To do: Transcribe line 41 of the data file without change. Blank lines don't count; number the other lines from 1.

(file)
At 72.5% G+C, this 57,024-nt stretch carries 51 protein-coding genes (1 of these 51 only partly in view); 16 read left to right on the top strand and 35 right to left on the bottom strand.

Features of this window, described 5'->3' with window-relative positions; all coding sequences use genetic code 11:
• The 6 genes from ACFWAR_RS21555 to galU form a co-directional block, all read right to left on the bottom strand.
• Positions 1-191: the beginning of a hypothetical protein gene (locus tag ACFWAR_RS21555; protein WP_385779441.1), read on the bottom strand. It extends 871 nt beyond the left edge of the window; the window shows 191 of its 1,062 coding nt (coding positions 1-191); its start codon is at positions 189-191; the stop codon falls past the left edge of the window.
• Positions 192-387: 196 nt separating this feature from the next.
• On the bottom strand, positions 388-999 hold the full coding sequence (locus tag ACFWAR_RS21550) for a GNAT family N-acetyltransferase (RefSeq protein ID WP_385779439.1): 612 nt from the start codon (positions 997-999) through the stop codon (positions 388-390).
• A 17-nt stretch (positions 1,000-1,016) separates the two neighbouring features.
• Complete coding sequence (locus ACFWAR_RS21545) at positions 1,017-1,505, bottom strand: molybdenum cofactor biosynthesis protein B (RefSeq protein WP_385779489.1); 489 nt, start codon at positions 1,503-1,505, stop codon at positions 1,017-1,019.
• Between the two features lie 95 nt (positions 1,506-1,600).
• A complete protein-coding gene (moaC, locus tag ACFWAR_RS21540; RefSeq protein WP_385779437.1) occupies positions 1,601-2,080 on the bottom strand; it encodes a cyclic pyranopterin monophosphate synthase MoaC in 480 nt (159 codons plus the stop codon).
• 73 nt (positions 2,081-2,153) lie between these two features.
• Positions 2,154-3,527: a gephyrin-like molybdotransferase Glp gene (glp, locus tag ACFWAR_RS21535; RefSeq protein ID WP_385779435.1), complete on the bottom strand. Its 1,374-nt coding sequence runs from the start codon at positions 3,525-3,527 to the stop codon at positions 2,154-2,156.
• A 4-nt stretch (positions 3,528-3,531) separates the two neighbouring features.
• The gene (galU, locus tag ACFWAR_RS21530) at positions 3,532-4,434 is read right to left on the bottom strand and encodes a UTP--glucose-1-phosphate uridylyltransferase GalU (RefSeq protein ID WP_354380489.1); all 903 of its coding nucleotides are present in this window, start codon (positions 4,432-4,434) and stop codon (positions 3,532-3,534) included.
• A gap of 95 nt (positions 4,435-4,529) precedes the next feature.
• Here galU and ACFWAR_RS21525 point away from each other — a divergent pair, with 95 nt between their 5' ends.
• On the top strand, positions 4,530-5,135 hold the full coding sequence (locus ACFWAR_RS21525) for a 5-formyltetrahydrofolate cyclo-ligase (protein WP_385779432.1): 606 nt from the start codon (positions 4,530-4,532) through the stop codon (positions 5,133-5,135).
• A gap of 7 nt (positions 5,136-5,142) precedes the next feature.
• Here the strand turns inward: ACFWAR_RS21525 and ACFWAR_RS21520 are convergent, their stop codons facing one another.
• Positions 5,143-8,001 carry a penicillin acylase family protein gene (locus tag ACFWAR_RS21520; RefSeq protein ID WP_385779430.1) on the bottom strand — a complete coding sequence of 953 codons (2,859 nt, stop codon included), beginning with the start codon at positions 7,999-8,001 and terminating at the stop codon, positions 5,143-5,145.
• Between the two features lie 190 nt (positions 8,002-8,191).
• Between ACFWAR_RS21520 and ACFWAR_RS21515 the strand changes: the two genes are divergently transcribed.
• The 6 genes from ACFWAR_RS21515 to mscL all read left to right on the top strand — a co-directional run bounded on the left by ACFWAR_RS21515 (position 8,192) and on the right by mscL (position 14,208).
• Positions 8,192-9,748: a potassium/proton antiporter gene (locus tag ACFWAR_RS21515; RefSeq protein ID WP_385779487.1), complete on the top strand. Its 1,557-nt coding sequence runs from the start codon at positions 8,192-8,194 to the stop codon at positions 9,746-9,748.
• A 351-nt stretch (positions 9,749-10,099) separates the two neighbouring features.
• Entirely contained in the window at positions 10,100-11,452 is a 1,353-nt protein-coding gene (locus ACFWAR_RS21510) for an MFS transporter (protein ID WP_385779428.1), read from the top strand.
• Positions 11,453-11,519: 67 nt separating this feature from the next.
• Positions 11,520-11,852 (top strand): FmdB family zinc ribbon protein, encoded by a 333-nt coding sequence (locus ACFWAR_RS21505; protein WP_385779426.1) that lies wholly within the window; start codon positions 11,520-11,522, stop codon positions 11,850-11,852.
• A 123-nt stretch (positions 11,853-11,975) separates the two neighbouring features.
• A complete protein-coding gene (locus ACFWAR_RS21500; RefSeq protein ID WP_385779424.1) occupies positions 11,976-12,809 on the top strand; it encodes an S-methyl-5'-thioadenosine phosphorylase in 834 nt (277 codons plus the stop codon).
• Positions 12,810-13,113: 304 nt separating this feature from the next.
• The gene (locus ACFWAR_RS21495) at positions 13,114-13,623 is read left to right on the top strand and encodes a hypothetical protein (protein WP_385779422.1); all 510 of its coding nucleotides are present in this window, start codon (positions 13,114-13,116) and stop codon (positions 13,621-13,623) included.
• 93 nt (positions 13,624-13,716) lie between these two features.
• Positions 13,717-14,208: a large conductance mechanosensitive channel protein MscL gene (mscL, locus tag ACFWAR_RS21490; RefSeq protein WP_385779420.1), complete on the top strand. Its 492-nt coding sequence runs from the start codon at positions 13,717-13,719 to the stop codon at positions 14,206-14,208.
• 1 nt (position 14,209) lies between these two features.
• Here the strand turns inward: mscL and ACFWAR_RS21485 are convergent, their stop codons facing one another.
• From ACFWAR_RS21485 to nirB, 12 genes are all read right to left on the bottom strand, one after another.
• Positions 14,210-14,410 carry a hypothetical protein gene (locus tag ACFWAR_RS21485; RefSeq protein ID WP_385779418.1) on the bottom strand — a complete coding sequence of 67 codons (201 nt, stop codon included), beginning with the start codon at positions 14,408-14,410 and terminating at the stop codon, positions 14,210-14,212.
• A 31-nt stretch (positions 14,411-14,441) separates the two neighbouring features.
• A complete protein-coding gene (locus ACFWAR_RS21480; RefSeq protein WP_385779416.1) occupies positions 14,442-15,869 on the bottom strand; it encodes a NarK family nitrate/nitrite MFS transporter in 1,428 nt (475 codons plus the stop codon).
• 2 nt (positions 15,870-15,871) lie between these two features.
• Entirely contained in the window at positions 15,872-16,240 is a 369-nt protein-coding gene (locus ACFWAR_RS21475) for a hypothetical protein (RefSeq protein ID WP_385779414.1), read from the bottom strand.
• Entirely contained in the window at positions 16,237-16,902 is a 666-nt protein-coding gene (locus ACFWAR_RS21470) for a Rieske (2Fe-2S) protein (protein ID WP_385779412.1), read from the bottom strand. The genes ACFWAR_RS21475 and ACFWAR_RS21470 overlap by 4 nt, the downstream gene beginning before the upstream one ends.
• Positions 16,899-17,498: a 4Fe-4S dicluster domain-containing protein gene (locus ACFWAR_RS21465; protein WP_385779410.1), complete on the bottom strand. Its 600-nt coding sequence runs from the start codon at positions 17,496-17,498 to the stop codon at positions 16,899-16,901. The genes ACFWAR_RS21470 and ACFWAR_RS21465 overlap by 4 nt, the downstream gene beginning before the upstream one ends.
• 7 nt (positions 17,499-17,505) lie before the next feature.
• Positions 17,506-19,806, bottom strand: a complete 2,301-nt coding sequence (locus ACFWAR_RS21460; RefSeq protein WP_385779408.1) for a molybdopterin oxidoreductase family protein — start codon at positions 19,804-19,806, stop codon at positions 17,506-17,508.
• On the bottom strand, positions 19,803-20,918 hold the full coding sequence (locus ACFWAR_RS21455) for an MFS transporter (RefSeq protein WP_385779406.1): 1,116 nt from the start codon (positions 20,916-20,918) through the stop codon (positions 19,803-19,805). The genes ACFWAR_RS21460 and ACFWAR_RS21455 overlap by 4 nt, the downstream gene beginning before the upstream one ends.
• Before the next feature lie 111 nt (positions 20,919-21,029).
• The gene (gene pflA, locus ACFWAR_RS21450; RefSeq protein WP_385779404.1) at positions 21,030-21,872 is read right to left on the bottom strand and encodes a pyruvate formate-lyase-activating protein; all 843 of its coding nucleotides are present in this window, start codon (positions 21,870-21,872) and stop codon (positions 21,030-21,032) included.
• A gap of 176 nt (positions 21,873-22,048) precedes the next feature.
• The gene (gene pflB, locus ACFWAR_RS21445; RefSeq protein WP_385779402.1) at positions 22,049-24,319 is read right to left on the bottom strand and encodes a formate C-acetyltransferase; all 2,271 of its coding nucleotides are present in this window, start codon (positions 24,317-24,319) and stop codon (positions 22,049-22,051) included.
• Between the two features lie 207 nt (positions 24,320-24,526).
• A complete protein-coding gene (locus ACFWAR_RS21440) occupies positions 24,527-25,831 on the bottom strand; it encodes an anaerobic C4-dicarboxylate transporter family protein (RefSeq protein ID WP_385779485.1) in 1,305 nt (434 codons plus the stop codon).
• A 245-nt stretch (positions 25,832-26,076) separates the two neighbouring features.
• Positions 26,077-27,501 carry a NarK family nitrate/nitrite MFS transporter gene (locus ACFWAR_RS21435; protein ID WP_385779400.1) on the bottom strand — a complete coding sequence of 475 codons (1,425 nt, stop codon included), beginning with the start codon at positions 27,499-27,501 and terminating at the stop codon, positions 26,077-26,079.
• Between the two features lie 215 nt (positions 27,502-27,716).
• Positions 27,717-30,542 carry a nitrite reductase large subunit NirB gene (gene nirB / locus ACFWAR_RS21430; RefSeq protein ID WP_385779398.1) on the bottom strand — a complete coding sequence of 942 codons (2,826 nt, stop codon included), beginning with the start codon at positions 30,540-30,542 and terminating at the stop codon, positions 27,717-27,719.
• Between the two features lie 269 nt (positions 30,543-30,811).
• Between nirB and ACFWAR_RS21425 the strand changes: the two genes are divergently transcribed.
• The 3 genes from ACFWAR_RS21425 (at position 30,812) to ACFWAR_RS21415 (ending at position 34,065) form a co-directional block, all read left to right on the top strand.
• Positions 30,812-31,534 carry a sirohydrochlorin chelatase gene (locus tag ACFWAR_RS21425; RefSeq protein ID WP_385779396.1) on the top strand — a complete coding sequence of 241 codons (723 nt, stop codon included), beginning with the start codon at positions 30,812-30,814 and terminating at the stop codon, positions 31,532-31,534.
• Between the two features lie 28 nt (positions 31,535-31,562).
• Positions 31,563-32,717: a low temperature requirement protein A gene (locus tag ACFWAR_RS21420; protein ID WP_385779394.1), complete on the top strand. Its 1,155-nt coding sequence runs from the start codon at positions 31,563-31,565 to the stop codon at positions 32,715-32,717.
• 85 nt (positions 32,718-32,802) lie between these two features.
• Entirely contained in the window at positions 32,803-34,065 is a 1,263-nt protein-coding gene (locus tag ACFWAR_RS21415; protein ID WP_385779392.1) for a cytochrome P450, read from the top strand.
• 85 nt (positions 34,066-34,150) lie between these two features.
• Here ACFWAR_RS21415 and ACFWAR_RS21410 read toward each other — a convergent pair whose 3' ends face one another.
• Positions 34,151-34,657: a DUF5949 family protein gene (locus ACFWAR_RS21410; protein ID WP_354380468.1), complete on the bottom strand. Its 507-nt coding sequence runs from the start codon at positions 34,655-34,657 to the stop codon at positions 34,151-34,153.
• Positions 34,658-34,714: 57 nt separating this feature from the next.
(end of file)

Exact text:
• 2 nt (positions 15,870-15,871) lie between these two features.